1. in the second year] There is not, perhaps, necessarily a contradiction here with the 'three years' of i. 5, 18. By Heb. usage, fractions of time were reckoned as full units: thus Samaria, which was besieged from the fourth to the sixth year of Hezekiah, is said to have been taken 'at the end' of three years (2 Ki. xvii. 9, 10); and in Jer. xxxiv. 14 'at the end of seven years' means evidently when the seventh year has arrived (see also Mark viii. 31, &c.). If, now, the author, following a custom which was certainly sometimes adopted by Jewish writers, and which was general in Assyria and Babylonia, 'post-dated' the regnal years of a king, i.e. counted as his first year not the year of his accession but the first full year afterwards1, and further Nebuchadnezzar gave orders for the education of the Jewish youths in his accession-year, the end of the 'three years' of i. 5, 18 might be reckoned as falling within the king's second year. Ewald, Kamphausen, and Prince, however, suppose that 'ten' has fallen out of the text; and would read 'in the twelfth year.'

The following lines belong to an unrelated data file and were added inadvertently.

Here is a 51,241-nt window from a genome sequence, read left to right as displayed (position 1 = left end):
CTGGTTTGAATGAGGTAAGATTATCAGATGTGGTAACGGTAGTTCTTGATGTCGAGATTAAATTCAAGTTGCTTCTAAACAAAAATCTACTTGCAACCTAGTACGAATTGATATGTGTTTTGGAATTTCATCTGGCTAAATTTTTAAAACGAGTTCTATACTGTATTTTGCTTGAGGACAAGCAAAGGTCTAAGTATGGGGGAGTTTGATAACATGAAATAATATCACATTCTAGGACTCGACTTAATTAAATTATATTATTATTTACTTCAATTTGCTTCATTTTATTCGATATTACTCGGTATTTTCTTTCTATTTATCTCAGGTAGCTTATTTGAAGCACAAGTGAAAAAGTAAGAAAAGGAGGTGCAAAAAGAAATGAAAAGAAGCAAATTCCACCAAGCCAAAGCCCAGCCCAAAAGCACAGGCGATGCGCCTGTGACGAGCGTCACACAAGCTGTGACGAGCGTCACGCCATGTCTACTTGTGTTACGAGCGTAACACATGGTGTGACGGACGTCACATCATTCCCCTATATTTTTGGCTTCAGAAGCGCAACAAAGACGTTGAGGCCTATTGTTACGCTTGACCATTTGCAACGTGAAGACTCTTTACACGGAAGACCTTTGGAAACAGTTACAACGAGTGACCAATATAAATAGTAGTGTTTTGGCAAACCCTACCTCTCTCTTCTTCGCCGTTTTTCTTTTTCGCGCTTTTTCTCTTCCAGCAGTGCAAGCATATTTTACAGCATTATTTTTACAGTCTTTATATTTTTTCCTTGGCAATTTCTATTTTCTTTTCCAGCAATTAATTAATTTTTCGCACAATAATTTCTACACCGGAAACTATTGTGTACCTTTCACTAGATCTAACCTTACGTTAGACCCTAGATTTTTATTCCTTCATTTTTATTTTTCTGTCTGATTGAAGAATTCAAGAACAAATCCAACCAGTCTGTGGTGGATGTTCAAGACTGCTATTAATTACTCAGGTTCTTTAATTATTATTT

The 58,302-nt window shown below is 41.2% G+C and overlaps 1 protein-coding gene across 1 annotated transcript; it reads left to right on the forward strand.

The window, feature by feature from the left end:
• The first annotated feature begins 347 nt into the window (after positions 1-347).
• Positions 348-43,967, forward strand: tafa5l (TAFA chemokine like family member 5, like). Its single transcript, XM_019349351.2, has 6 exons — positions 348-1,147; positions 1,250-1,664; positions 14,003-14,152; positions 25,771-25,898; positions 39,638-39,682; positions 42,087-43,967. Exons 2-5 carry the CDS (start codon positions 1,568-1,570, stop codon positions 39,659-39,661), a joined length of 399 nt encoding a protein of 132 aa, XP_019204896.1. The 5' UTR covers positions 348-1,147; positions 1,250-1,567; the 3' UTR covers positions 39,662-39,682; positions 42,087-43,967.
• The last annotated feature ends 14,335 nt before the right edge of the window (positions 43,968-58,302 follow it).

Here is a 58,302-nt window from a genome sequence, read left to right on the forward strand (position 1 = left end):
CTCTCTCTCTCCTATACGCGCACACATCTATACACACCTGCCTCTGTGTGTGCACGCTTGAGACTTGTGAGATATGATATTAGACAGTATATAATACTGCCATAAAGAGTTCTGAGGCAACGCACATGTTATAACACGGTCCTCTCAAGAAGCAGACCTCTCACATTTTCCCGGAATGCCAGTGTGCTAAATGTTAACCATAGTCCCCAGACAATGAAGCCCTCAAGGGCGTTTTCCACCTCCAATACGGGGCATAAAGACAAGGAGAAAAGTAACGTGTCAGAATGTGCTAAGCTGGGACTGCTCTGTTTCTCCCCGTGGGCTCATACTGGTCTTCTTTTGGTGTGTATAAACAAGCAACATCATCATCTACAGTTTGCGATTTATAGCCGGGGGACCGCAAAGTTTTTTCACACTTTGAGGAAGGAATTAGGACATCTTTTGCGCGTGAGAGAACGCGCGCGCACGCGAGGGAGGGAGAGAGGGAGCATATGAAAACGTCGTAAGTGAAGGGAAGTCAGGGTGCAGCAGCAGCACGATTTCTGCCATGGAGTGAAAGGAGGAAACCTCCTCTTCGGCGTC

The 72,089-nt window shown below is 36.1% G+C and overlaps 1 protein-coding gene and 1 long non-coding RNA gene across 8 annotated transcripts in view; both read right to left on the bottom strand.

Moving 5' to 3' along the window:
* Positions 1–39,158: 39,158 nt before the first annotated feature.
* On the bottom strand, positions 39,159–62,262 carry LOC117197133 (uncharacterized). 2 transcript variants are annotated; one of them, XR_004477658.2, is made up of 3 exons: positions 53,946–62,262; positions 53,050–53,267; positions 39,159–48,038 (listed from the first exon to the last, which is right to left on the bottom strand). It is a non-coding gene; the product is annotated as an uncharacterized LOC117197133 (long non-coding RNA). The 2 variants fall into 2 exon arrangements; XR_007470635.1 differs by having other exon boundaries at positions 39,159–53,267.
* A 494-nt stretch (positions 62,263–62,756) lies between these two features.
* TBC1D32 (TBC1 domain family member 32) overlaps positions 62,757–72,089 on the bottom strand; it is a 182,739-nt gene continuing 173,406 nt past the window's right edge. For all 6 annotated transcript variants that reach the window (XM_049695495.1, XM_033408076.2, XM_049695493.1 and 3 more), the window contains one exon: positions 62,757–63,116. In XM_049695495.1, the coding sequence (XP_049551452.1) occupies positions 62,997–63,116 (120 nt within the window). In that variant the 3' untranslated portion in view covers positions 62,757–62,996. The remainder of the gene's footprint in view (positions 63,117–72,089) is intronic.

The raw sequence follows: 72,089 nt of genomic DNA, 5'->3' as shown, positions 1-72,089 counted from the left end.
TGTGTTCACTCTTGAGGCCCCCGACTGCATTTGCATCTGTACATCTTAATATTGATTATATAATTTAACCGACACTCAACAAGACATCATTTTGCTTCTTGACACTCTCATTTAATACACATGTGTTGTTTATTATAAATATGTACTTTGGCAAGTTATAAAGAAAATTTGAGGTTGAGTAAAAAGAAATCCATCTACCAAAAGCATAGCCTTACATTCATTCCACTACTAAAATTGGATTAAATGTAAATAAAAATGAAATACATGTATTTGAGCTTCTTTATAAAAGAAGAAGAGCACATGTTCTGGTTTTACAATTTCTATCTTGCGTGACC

dreamed dreams] In Assyria and Babylonia, as in Egypt, and other countries of the ancient world, dreams were regarded as significant, and as portending future events. The Assyrian inscriptions furnish several instances of deities appearing in dreams with words of encouragement or advice. Thus Asshur appears to Gugu (Gyges), king of Lydia, in a dream, and tells him that, if he grasps the feet' (i.e. owns the sovereignty) of Asshurbanapal, he will overcome his foes (KB. ii.
1 See art. CHRONOLOGY, in Hastings' Dict. of the Bible, p. 400.